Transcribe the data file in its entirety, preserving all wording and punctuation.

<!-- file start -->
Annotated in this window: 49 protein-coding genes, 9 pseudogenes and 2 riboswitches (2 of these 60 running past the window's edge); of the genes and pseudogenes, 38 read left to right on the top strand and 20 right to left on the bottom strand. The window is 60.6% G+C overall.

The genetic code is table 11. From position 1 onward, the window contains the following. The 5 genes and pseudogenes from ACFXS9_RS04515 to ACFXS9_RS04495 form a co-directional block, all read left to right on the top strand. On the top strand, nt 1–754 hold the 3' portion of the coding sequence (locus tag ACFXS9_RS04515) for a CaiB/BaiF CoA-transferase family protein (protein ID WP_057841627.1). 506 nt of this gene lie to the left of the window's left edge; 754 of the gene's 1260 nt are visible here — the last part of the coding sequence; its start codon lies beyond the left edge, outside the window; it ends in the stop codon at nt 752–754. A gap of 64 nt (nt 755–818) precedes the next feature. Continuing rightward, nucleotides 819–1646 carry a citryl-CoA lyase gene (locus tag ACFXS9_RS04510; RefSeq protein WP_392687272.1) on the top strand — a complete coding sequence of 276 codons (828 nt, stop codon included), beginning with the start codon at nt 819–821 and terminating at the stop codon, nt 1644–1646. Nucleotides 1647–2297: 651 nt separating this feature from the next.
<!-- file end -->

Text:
Annotated in this window: 49 protein-coding genes, 9 pseudogenes and 2 riboswitches (2 of these 60 running past the window's edge); of the genes and pseudogenes, 38 read left to right on the top strand and 20 right to left on the bottom strand. The window is 60.6% G+C overall.

The genetic code is table 11. From position 1 onward, the window contains the following. The 5 genes and pseudogenes from ACFXS9_RS04515 to ACFXS9_RS04495 form a co-directional block, all read left to right on the top strand. On the top strand, nt 1–754 hold the 3' portion of the coding sequence (locus tag ACFXS9_RS04515) for a CaiB/BaiF CoA-transferase family protein (protein ID WP_057841627.1). 506 nt of this gene lie to the left of the window's left edge; 754 of the gene's 1260 nt are visible here — the last part of the coding sequence; its start codon lies beyond the left edge, outside the window; it ends in the stop codon at nt 752–754. A gap of 64 nt (nt 755–818) precedes the next feature. Continuing rightward, nucleotides 819–1646 carry a citryl-CoA lyase gene (locus tag ACFXS9_RS04510; RefSeq protein WP_392687272.1) on the top strand — a complete coding sequence of 276 codons (828 nt, stop codon included), beginning with the start codon at nt 819–821 and terminating at the stop codon, nt 1644–1646. Nucleotides 1647–2297: 651 nt separating this feature from the next.